In contrast, a latent construction defect is concealed and not readily observable. Latent defects will only appear after the passage of time, and they are not something that would typically be discovered during the initial municipal inspection. Examples of common latent defects are as follows: 1) Collapsing retaining walls resulting from improper installation; 2) Cracking in the foundation or drywall caused by concealed foundation issues; 3) Electrical wiring that is not properly installed within common element walls; 4) Flooding by improper installation of the underground storm water drainage system; 5) Heaving or cracking of concrete porches, driveways or sidewalks due to poor drainage; 6) Leaks, mold and other water issues caused by improperly installed roofing, siding, flashing and/ or windows; 7) Noise related to insufficient insulation and poor sound protection; 8) Pipe bursts that result from a failure to insulate common element pipes; 9) Premature road failure resulting from failing to test and/or account for soil conditions, improper use of base course materials or drainage issues and 10) Missing or improperly installed trusses, which compromise the structural integrity of the roofing and/or building.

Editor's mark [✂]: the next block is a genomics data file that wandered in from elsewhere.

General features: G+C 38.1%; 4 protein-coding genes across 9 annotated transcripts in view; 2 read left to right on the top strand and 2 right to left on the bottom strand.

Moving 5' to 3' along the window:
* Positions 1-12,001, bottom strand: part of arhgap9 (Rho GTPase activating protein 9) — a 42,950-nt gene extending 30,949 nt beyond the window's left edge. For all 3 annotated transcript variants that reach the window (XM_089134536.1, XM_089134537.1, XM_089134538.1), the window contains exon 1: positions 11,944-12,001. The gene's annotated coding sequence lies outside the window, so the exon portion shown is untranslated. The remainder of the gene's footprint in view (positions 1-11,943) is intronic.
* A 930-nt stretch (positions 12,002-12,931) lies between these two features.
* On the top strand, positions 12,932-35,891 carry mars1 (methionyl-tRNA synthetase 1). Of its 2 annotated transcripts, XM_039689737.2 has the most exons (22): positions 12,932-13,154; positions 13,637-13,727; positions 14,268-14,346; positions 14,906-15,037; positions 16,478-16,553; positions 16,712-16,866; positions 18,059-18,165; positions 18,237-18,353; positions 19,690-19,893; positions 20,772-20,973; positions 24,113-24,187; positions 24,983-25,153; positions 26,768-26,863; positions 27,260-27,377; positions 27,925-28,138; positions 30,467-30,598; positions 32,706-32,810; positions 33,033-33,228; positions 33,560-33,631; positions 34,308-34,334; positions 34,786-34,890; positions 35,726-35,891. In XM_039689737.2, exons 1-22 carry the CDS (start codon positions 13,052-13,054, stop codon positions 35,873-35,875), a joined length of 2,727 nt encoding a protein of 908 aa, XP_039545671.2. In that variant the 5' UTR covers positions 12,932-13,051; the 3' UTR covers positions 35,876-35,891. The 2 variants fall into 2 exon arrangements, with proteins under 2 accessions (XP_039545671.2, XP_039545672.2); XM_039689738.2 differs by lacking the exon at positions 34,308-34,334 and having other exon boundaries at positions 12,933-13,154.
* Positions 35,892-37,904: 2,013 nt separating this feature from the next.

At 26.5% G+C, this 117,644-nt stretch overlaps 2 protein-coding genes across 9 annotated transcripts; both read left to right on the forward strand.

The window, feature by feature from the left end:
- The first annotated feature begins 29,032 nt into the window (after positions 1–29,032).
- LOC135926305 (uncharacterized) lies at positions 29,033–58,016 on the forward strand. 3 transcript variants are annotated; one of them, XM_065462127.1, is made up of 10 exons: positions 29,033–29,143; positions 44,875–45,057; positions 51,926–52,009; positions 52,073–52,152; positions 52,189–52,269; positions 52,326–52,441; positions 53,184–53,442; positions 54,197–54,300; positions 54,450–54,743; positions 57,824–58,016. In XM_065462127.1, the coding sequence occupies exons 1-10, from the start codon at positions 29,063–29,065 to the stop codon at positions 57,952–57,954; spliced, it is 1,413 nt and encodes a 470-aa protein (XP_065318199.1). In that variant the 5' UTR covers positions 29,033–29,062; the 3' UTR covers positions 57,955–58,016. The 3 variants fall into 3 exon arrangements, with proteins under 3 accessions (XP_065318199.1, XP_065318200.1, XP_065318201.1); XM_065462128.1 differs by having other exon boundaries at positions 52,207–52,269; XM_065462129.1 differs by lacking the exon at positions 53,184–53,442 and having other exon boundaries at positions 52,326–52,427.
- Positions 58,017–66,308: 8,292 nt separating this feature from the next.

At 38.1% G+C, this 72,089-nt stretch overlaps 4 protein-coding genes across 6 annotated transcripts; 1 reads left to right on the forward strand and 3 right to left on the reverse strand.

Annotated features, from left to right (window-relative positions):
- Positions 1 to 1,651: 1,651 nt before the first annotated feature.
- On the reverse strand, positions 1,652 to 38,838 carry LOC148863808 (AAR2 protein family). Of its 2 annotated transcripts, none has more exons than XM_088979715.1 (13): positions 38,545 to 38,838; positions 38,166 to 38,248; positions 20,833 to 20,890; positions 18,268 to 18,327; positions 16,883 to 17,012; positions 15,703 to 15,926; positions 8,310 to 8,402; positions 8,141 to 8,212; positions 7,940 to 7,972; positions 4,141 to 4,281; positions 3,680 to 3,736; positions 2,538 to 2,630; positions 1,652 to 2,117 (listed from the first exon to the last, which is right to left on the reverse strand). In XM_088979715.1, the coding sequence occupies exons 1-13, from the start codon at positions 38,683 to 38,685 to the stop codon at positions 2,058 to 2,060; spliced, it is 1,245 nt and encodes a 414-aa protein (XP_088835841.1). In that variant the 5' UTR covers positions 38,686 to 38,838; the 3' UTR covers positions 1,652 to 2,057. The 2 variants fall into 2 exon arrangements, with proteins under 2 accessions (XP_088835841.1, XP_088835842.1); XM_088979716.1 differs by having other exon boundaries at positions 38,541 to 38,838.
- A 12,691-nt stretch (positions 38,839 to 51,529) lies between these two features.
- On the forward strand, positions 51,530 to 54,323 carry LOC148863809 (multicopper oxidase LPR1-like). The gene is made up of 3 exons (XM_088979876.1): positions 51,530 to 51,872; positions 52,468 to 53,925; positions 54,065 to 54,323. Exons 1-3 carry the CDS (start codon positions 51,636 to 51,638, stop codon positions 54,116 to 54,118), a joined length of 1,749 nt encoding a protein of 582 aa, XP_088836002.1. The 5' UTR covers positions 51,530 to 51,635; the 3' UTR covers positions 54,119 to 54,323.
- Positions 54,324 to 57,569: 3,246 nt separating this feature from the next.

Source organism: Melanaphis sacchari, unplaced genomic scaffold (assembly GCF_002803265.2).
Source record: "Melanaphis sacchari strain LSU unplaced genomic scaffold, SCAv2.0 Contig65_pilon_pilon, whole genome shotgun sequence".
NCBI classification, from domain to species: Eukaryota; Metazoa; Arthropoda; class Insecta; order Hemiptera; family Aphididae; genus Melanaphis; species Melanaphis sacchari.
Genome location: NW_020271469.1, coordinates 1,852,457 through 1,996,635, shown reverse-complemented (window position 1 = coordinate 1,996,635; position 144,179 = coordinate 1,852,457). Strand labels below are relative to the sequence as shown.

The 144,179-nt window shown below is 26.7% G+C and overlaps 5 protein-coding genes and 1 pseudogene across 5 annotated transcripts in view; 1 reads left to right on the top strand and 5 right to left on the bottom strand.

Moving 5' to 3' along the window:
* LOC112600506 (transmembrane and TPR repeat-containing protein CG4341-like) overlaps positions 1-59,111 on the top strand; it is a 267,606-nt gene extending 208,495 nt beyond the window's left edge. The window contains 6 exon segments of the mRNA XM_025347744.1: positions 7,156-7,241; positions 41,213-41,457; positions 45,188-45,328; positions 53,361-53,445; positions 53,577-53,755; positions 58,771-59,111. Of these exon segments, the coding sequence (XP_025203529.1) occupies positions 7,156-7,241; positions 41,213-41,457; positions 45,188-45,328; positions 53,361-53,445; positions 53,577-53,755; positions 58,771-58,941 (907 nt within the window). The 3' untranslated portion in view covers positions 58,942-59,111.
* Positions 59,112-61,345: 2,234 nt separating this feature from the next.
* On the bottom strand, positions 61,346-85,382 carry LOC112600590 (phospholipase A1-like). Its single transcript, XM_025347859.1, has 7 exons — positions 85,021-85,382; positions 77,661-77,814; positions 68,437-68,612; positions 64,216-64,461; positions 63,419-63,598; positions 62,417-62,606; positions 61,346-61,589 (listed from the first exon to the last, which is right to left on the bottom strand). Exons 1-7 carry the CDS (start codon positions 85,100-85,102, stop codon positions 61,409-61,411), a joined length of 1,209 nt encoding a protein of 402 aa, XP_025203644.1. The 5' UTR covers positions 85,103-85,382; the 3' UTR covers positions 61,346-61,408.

Given that latent defects are not discovered by a casual observer, a latent defect is typically only discovered after major problems occur or the condominium association commissions a detailed inspection of the common elements by a licensed engineer or other professional construction expert.

How Does the Warranty of Habitability Help Condominium Associations With Construction Defects?

In Illinois, condominium associations may be able to assert claims against the developer related to the construction of the condominium, including breach of the warranty of habitability or other implied warranties.  Recent Illinois cases have made it clear that the condominium association’s rights are limited to only being brought against the developer, even if that developer is insolvent or out of business.  Therefore, it is critical that, if at all possible, construction defects are identified as soon as possible or else the association may be left without an avenue of recovery to recover expenses incurred to correct defects.